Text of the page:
Schwarzschild black hole

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The spherically symmetric solution of Einstein's equations in vacuum for the spacetime metric has the form$^{*}$ \begin{align}\label{Schw} ds^{2}=h(r)\,dt^2-h^{-1}(r)\,dr^2-r^2 d\Omega^{2}, &\qquad\mbox{where}\quad h(r)=1-\frac{r_g}{r};\quad r_{g}=\frac{2GM}{c^{2}};\\ d\Omega^{2}=d\theta^{2}+\sin^{2}\theta\, d\varphi^{2}&\;\text{is the metric of unit sphere.}\nonumber \end{align} The Birkhoff's theorem$^{**}$ (1923) states, that this solution is unique up to coordinate transformations. The quantity $r_g$ is called the Schwarzschild radius, or gravitational radius, $M$ is the mass of the central body or black hole.

$^{*}$ K. Schwarzschild, On the gravitational field of a mass point according to Einstein's theory, Sitzungsber. Preuss. Akad. Wiss. Phys. Math. Kl., p.189 (1916) (there's a translation of the original paper at arXiv:physics/9905030v1; please disregard the abstract/foreword, which is incorrect).

$^{**}$ G.D. Birkhoff, Relativity and Modern Physics, p.253, Harvard University Press, Cambridge (1923); J.T. Jebsen, "Ark. Mat. Ast. Fys." (Stockholm) 15, nr.18 (1921), see also arXiv:physics/0508163v2.


Simple problems

Problem 1: local time

Find the interval of local time (proper time of stationary observer) at a point $(r,\theta,\varphi)$ in terms of coordinate time $t$, and show that $t$ is the proper time of an observer at infinity. What happens when $r\to r_{g}$?

Problem 2: measuring distances

What is the physical distance between two points with coordinates $(r_{1},\theta,\varphi)$ and $(r_{2},\theta,\varphi)$? Between $(r,\theta,\varphi_{1})$ and $(r,\theta,\varphi_{2})$? How do these distances behave in the limit $r_{1},r\to r_{g}$?

Problem 3: the inner region

What would be the answers to the previous two questions for $r<r_g$ and why*? Why the Schwarzschild metric cannot be imagined as a system of "welded" rigid rods in $r<r_g$, as it can be in the external region?

Problem 4: acceleration

Calculate the acceleration of a test particle with zero velocity.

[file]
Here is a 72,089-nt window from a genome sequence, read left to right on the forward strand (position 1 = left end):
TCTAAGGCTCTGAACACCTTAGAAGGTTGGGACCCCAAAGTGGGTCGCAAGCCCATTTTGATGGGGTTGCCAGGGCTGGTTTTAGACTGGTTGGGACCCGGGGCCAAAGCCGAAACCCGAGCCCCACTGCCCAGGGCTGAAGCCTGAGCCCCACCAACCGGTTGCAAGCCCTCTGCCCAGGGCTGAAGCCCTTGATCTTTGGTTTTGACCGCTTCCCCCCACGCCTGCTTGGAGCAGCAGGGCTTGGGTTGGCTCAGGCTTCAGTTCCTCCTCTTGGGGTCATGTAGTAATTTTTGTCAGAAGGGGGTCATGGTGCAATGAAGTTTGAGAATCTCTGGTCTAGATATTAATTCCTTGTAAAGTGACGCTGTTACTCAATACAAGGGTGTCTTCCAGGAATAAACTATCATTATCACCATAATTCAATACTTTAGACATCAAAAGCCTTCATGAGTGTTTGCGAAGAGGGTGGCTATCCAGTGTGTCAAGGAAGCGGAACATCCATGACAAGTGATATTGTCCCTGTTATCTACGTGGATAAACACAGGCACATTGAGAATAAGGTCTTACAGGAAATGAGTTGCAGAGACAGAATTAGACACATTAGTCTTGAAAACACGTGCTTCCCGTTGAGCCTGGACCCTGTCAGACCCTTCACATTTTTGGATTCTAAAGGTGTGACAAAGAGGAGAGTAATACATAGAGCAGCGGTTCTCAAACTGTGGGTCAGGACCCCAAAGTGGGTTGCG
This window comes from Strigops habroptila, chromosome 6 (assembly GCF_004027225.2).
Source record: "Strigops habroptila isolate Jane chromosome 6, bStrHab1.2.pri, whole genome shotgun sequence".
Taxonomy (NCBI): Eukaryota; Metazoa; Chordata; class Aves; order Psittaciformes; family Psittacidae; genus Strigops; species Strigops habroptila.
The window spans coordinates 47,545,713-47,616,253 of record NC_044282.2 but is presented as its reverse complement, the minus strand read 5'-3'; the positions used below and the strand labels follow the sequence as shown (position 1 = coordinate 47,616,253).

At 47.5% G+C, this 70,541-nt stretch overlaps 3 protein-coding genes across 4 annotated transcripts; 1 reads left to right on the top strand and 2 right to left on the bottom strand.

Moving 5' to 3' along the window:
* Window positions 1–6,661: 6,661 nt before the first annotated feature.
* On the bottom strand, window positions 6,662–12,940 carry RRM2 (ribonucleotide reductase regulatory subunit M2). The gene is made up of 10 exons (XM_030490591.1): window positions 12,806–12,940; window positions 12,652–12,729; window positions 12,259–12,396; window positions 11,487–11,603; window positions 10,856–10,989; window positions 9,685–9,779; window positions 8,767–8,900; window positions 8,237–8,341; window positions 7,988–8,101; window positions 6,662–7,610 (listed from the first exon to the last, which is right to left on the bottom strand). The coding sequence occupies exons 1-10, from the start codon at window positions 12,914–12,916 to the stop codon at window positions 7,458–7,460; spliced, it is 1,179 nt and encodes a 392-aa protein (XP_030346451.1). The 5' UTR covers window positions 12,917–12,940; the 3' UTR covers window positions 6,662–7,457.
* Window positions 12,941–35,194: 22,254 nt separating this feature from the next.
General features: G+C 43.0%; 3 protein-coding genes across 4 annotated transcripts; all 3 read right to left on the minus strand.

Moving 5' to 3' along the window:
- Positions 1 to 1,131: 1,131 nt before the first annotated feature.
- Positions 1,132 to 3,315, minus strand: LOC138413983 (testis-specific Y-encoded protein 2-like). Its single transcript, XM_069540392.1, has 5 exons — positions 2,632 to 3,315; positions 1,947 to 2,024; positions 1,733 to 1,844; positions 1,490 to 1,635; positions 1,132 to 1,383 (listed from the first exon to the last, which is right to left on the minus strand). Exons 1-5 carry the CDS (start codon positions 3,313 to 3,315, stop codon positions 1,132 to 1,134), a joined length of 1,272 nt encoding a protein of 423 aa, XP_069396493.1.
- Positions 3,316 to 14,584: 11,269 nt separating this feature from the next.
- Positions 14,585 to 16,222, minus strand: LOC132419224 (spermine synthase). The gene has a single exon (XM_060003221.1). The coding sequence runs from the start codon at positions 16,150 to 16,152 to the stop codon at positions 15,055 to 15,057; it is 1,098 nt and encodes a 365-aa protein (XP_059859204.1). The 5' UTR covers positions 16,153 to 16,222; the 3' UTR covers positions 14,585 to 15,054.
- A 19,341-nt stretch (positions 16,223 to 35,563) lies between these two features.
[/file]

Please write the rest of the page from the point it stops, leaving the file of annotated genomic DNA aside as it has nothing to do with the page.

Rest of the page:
Problem 5: Schwarzschild is a vacuum solution

Show that Schwarzschild metric is a solution of Einstein's equation in vacuum.

Symmetries and integrals of motion

For background on Killing vectors see problems K1, K2, K3 of chapter 2.

Problem 6: timelike Killing vector

What integral of motion arises due to existence of a timelike Killing vector? Express it through the physical velocity of the particle.

Problem 7: Killing vectors of a sphere

Derive the Killing vectors for a sphere in Cartesian coordinate system; in spherical coordinates.

Problem 8: spherical symmetry of Schwarzshild

Verify that in coordinates $(t,r,\theta,\varphi)$ vectors \[ \begin{array}{l} \Omega^{\mu}=(1,0,0,0),\\ R^{\mu}=(0,0,0,1),\\ S^{\mu}=(0,0,\cos\varphi,-\cot\theta\sin\varphi),\\ T^{\mu}=(0,0,-\sin\varphi,-\cot\theta\cos\varphi) \end{array}\] are the Killing vectors of the Schwarzschild metric.

Problem 9: planar motion

Show that existence of Killing vectors $S^\mu$ and $T^\mu$ leads to motion of particles in a plane.

Problem 10: stability of planar motion

Show that the particles' motion in the plane is stable.

Problem 11: remaining integrals of motion

Write down explicitly the conserved quantities $p_{\mu}\Omega^{\mu}$ and $p_{\mu}R^{\mu}$ for movement in the plane $\theta=\pi/2$.

Problem 12: work and mass

What is the work needed to pull a particle from the horizon to infinity? Will a black hole's mass change if we drop a particle with zero initial velocity from immediate proximity of the horizon?

Radial motion

Consider a particle's radial motion: $\dot{\varphi}=\dot{\theta}=0$. In this problem one is especially interested in asymptotes of all functions as $r\to r_{g}$.

Let us set $c=1$ here and henceforth measure time in the units of length, so that $x^{0}=t$, $\beta=v$, etc., and introduce the notation \[h(r)\equiv g_{00}(r)=-\frac{1}{g_{11}(r)}= 1-\frac{r_{g}}{r} \underset{r\to r_g+0}{\longrightarrow}+0.\]

Problem 13: null geodesics

Derive the equation for null geodesics (worldlines of massless particles).

Problem 14: geodesic motion of massive particle

Use energy conservation to derive $v(r)$, $\dot{r}(r)=dr/dt$, $r(t)$ for a massive particle. Initial conditions: $g_{00}|_{\dot{r}=0}=h_{0}$ (the limiting case $h_{0}\to 1$ is especially interesting and simple).

Problem 15: radial motion in terms of proper time